From Android to Windows Phone

Windows Phone From Scratch #43

This is the first in a series of mini-tutorials and related content on moving applications from Android to Windows Phone.Android Tip Calculator

CalcpTo get us started, let’s take a look at a simple Android application that takes an amount and computes the total with an 18% tip.  We’ll then rebuild it in Windows Phone.

 

 

I began the Android application by opening Eclipse, which is set up with the Android SDK and AVD Manager.  To create the layout I opened the res (resources) /layout/main.xml file and had the choice of either using the Graphical Layout view or the xml view.  In this case I chose the xml view and started with a LinearLayout into which I put a TextView an EditView, a Button and a final TextView:

<?xml version="1.0" encoding="utf-8"?>
<LinearLayout xmlns:android=
      "http://schemas.android.com/apk/res/android"
    android:orientation="vertical"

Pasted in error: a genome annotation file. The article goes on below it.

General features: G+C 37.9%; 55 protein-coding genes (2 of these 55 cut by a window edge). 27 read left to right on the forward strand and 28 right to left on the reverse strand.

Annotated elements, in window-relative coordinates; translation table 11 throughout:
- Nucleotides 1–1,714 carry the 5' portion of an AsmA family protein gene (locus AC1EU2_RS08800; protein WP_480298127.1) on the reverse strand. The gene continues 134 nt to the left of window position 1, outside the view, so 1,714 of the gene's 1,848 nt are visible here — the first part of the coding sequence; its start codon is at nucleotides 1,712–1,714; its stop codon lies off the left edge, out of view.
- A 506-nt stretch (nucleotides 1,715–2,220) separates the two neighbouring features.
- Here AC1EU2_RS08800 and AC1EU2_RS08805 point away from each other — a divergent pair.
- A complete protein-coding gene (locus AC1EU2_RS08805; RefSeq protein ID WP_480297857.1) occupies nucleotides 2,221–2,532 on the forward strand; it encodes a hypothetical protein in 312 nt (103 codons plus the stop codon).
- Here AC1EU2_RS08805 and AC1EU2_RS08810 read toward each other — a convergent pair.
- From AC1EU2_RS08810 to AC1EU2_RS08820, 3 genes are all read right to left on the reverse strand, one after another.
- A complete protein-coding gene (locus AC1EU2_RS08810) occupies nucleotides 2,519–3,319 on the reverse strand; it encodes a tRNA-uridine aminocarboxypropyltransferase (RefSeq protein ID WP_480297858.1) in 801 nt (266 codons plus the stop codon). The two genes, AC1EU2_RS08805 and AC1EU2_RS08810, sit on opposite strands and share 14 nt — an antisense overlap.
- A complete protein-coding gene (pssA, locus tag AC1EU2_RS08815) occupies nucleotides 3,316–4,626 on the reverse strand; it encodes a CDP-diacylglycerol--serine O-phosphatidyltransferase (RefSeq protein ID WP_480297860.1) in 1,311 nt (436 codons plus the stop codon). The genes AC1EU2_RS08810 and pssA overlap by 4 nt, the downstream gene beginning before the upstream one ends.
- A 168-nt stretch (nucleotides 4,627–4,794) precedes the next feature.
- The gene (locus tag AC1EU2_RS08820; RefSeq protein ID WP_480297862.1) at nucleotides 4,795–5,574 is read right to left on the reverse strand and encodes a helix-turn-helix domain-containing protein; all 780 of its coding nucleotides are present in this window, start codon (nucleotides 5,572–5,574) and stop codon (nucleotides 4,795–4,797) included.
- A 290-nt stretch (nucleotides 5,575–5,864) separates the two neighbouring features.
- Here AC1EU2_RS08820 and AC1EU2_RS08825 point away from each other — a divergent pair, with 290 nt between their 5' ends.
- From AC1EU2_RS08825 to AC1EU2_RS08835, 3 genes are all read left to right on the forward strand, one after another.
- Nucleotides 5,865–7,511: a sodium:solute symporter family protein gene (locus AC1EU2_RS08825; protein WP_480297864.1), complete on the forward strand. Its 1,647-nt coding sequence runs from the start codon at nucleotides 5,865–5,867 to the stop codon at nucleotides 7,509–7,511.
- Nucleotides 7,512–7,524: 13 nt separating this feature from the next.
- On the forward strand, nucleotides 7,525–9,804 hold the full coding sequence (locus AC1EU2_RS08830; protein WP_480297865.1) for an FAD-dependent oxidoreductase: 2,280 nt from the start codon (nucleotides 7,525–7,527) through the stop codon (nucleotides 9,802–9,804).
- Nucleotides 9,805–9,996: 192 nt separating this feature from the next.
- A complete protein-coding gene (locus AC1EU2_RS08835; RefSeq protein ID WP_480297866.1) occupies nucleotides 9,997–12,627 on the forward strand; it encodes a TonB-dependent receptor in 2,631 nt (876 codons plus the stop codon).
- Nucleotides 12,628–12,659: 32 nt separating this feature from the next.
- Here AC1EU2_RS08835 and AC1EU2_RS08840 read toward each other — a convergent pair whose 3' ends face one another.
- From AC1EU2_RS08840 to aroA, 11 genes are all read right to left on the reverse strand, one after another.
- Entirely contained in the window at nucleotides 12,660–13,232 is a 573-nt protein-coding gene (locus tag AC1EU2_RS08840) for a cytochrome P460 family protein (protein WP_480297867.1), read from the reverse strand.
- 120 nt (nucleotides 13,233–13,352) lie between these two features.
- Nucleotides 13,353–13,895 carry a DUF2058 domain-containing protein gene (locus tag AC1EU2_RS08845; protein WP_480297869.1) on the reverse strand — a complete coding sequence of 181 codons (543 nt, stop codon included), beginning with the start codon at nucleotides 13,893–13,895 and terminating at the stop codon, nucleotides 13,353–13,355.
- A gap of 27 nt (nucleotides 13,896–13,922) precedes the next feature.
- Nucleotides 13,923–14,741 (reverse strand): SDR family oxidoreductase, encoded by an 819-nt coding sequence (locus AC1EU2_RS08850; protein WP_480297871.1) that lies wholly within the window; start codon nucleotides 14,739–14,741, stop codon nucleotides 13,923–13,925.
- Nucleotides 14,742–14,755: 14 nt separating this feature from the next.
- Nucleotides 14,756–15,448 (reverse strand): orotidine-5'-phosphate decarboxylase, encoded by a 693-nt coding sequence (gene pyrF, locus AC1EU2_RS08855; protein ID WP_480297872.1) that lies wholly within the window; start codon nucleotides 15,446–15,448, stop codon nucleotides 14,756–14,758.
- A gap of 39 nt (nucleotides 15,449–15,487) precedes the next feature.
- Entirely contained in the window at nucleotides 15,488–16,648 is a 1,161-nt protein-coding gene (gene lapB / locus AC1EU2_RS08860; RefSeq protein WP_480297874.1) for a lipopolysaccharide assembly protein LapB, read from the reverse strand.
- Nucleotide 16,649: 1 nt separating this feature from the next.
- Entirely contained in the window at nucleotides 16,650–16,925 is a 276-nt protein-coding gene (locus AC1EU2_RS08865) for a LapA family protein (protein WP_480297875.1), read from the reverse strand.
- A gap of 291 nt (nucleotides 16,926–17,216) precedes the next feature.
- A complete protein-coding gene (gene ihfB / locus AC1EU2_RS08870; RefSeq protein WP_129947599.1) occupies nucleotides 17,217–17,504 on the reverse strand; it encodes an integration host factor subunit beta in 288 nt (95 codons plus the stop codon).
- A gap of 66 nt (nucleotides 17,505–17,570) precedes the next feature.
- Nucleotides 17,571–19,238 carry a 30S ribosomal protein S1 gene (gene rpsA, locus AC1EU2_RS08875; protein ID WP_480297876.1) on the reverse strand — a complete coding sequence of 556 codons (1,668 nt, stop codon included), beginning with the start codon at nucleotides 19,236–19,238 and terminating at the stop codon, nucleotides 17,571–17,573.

android:layout_width="fill_parent"
    android:layout_height="fill_parent"
    >
<TextView  
    android:layout_width="fill_parent" 
    android:layout_height="wrap_content" 
    android:text="Android Tip Calculator"
    />
<EditText
    android:id="@+id/mealprice"
    android:layout_width="fill_parent" 
    android:layout_height="wrap_content" 
    android:autoText="true"
    />
<Button
    android:id="@+id/calculate"
    android:layout_width="wrap_content" 
    android:layout_height="wrap_content"
    android:text="Calculate Tip"
    /> 
<TextView  
    android:id="@+id/message"
    android:layout_width="fill_parent" 
    android:layout_height="wrap_content" 
    android:text=""
    />
    
</LinearLayout>

Each control that I want to refer to from code has an @+id identifier.  The code itself is in the src/tipcalculator.jesseliberty.com/TipCalculator.java file. As is usual, the source file begins with the package name, and a series of import statements,